I’ve just seen what may be the best movie ever.  Boom, with a screenplay by Tennessee Williams, with Elizabeth Taylor and Whatisface playing the leads.

I mean, just look at it.

Look at it!

Filmin’ Finish’d

Peeps decided to film (bits of) a movie in my apt.  So I went away to various parts of the world and wrote the Gwene web interface.

I came back on Friday and had to like (eww!) work and stuff, but now I’ve gotten the apartment wired back up again so that I can listen to music and stuff.

The movie peeps moved most of my furniture out of the apt., and their stuff in.  They did an admirable job of putting All My Precious Stuff back where it was, but the computer stuff…  It’s complicated.  So I did that myself.

Unfortunately the main piece of equipment in my stereo setup, the RME Hammerfall DSP Multiface II (that’s a mouthful), just didn’t want to work.  So if you’re googling this, the symtoms were that the digital “firewire” interface worked perfectly.  The driver loaded, all the meters worked as normal, bopping up and down, but no sound came out of the analogue ports.  And nothing came in from the analogue input ports, either.  It was like the entire analogue bit was dead while the rest worked.

I went to my friendly neighborhood audio shop, ProLyd, and asked for advice, but they hadn’t heard of those symptoms before, so I bought a new one. And it worked!  I have music!

So that’s apparently a thing.  The Multiface II can semi-die.  I’ll ship the old one off for the fiords.

So unfortunately I have no harrowing stories about a trashed apt. or anything.  The film peeps were very nice, and everything proceeded as much according to plan as anybody could expect.  No new mysterious holes in the floor or the walls.  No mysterious footprints on the ceiling.  Or anything.   

Very disappointing.

They did some final tiny shoots today, and now they’re off forever.

However, I just discovered this in the room next to the bathroom:

Doesn’t everybody dream of having a bathroom like this?

So chi chi.  So recherche.

Ok, I should send them a message…


So, a couple months back I got a call from somebody who presented himself as a “location manager” for a Norwegian movie producer.

I know, but they exist.

He said they were looking for an apt. with a view, so they’d been scouting and thought that my apt. looked like a possible candidate.

I said “er, uhm”, like I do, so they came over and had a look.

A few looks more and then I’ve suddenly signed a contract.

They seem like nice people and probably won’t destroy my apt.  Probably.

So they’re using my apt. for 11 days (plus) in September to film this movie.  The bits about the blind woman, at least.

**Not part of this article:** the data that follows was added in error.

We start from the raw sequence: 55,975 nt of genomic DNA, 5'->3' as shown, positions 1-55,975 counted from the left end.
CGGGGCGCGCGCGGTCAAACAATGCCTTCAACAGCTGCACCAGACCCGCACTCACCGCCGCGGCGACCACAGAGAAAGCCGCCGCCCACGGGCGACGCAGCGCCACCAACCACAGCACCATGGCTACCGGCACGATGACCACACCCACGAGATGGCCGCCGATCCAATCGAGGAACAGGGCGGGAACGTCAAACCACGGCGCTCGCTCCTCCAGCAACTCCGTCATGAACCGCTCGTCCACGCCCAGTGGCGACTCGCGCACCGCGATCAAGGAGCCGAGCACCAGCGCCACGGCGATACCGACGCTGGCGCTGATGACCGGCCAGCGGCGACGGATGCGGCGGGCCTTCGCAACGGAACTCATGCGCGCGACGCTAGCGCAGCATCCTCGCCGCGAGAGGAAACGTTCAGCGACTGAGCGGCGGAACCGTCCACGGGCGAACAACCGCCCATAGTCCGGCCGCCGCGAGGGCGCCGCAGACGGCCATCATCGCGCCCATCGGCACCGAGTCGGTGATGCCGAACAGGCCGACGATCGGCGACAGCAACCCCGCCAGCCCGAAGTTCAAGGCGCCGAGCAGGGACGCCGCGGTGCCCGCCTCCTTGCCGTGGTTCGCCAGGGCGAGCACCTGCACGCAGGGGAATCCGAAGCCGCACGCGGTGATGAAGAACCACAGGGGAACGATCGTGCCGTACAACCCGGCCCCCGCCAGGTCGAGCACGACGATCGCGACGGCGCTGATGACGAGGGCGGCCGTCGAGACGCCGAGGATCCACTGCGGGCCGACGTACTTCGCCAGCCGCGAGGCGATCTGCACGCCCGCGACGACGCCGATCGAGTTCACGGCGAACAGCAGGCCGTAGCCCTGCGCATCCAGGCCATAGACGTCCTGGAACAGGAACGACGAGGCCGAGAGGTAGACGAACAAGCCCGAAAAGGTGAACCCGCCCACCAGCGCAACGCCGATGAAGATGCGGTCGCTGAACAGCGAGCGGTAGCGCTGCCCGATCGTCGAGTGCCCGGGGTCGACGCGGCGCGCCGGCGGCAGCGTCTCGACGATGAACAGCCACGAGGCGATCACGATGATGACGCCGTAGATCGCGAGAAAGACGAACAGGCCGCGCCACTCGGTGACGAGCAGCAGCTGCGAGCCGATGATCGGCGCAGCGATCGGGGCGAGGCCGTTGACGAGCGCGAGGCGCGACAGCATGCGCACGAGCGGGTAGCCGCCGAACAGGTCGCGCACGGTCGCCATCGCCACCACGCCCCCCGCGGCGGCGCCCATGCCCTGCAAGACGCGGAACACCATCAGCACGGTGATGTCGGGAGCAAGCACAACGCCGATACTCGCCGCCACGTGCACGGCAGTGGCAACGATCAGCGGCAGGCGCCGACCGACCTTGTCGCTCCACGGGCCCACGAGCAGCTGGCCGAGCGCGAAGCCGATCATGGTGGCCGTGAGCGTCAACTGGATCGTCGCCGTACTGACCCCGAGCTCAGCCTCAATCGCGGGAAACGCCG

I was hoping that I’d find the time to do the Gmane SSD switcharoo and more Gnus stuff this autumn after work stuff calmed down.  But I’m probably going to go off on a holiday while they’re filming, so everything is postponed once more.

I have high hopes for October, though! 

Bitch whine bitch whine.

So much drama!

John Waters

I’m watching the entire John Waters oeuvre. Well, the bits that are available on DVD.

I’ve reached his last movie, “A Dirty Shame”, from 2004.

The picture is from the point in the DVD “making-of” documentary where Waters says the following:

“It stars Johnny Knoxville, it’s about sex addicts. It’s not explicit and it’s a comedy,  Maybe an NC-17 rating will not hurt this.  But I don’t know, we’ll see.”

2004 is eight years ago.  Boo.

Emacs Movie Browser

See Emacs. See Emacs play movie

In the continuing story of Emacs@Home (don’t worry, I think there’s only one part left now), we’ve now come to the part where I watch TV.  I know, it’s something most people manage quite perfectly without resorting to Emacs, but why would you?

Well, actually, I think that the interfaces I’ve seen have been somewhat lacking.  Mostly mouse-based and not very practical.  I just want to sort by name or by recording date, and I don’t want to use an HTPC pointer device.  So:

User story: Keyboard-based and snappy.

Emacs is ready for its close up

Solution: Emacs.

I think this Emacs movie browsing interface demonstrates how little code you need to get a satisfactory result.  Emacs does all the difficult stuff for you, and presto! You have the interface as shown at the top there, displayed in blurrovision.  I just couldn’t get my camera to focus.  What if I take a the picture closer?  Yeah, that’s a bit better.

Anyway, I’ve got a little wireless keyboard next to me, and viewing a program just requires paging up and down a bit and hitting RET, which suits me fine.

Oh, and it just forks mplayer to actually play the movie.  Sorry, I didn’t implement H.234 decoding in Emacs Lisp.

Olde Stylee

So, not much code this time…  but it’s a bit interesting how writing about stuff like this changes the stuff itself.  Before starting to write this, the interface was even more minimal.  It didn’t have thumbnails and wasn’t in Futura.

The last picture there is how it used to look.  Just as functional (if you squint), but I thought “hang on, an Emacs interface without any pictures would be just to stereotypical”, so I added the thumbnails.

When writing software that I’m just going to use myself, it gets a lot more basic.  I get to embarrassed about the code quality, and I start cleaning it up, and before you know it, it has all these…  frills.  I’m not actually sure it’s a positive effect.  It might be.  Hm.